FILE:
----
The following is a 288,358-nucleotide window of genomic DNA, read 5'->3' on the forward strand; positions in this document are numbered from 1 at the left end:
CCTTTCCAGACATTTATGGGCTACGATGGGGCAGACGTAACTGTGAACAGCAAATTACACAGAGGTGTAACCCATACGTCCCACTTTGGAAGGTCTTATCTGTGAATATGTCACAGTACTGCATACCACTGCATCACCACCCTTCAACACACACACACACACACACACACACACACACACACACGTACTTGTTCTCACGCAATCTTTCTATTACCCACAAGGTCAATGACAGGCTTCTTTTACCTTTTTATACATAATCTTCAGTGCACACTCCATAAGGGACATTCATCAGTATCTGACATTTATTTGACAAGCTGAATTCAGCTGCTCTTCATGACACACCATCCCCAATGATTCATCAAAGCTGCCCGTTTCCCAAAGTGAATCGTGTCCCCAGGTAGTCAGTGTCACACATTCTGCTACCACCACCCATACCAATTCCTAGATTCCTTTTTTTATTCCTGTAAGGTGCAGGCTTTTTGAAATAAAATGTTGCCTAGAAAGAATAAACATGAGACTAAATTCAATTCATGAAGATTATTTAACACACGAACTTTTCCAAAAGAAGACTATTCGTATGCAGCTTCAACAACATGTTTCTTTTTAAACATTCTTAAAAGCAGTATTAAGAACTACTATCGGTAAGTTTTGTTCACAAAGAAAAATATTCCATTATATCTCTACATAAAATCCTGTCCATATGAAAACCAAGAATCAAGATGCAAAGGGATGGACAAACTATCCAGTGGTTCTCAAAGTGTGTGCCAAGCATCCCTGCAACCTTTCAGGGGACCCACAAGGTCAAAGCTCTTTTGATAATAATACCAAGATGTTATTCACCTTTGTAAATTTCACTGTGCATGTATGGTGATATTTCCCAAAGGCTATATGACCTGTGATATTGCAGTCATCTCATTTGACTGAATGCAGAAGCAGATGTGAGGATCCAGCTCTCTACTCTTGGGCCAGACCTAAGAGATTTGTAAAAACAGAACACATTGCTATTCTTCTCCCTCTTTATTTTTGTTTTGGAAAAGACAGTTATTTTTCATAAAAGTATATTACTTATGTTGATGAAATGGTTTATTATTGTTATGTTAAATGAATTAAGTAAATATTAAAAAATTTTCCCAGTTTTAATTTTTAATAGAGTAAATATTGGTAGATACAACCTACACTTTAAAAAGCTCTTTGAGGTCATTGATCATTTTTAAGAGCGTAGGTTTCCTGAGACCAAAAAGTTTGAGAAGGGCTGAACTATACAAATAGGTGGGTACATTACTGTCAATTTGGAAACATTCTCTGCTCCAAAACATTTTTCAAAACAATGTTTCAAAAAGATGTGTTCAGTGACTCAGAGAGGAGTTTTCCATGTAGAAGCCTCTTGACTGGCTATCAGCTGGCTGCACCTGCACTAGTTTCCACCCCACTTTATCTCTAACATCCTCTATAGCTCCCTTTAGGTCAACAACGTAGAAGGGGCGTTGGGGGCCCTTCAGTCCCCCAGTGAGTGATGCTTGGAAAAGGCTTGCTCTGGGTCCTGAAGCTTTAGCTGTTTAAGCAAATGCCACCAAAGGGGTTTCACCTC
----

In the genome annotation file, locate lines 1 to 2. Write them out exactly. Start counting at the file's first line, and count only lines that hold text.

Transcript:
The following is a 288,358-nucleotide window of genomic DNA, read 5'->3' on the forward strand; positions in this document are numbered from 1 at the left end:
CCTTTCCAGACATTTATGGGCTACGATGGGGCAGACGTAACTGTGAACAGCAAATTACACAGAGGTGTAACCCATACGTCCCACTTTGGAAGGTCTTATCTGTGAATATGTCACAGTACTGCATACCACTGCATCACCACCCTTCAACACACACACACACACACACACACACACACACACACACGTACTTGTTCTCACGCAATCTTTCTATTACCCACAAGGTCAATGACAGGCTTCTTTTACCTTTTTATACATAATCTTCAGTGCACACTCCATAAGGGACATTCATCAGTATCTGACATTTATTTGACAAGCTGAATTCAGCTGCTCTTCATGACACACCATCCCCAATGATTCATCAAAGCTGCCCGTTTCCCAAAGTGAATCGTGTCCCCAGGTAGTCAGTGTCACACATTCTGCTACCACCACCCATACCAATTCCTAGATTCCTTTTTTTATTCCTGTAAGGTGCAGGCTTTTTGAAATAAAATGTTGCCTAGAAAGAATAAACATGAGACTAAATTCAATTCATGAAGATTATTTAACACACGAACTTTTCCAAAAGAAGACTATTCGTATGCAGCTTCAACAACATGTTTCTTTTTAAACATTCTTAAAAGCAGTATTAAGAACTACTATCGGTAAGTTTTGTTCACAAAGAAAAATATTCCATTATATCTCTACATAAAATCCTGTCCATATGAAAACCAAGAATCAAGATGCAAAGGGATGGACAAACTATCCAGTGGTTCTCAAAGTGTGTGCCAAGCATCCCTGCAACCTTTCAGGGGACCCACAAGGTCAAAGCTCTTTTGATAATAATACCAAGATGTTATTCACCTTTGTAAATTTCACTGTGCATGTATGGTGATATTTCCCAAAGGCTATATGACCTGTGATATTGCAGTCATCTCATTTGACTGAATGCAGAAGCAGATGTGAGGATCCAGCTCTCTACTCTTGGGCCAGACCTAAGAGATTTGTAAAAACAGAACACATTGCTATTCTTCTCCCTCTTTATTTTTGTTTTGGAAAAGACAGTTATTTTTCATAAAAGTATATTACTTATGTTGATGAAATGGTTTATTATTGTTATGTTAAATGAATTAAGTAAATATTAAAAAATTTTCCCAGTTTTAATTTTTAATAGAGTAAATATTGGTAGATACAACCTACACTTTAAAAAGCTCTTTGAGGTCATTGATCATTTTTAAGAGCGTAGGTTTCCTGAGACCAAAAAGTTTGAGAAGGGCTGAACTATACAAATAGGTGGGTACATTACTGTCAATTTGGAAACATTCTCTGCTCCAAAACATTTTTCAAAACAATGTTTCAAAAAGATGTGTTCAGTGACTCAGAGAGGAGTTTTCCATGTAGAAGCCTCTTGACTGGCTATCAGCTGGCTGCACCTGCACTAGTTTCCACCCCACTTTATCTCTAACATCCTCTATAGCTCCCTTTAGGTCAACAACGTAGAAGGGGCGTTGGGGGCCCTTCAGTCCCCCAGTGAGTGATGCTTGGAAAAGGCTTGCTCTGGGTCCTGAAGCTTTAGCTGTTTAAGCAAATGCCACCAAAGGGGTTTCACCTC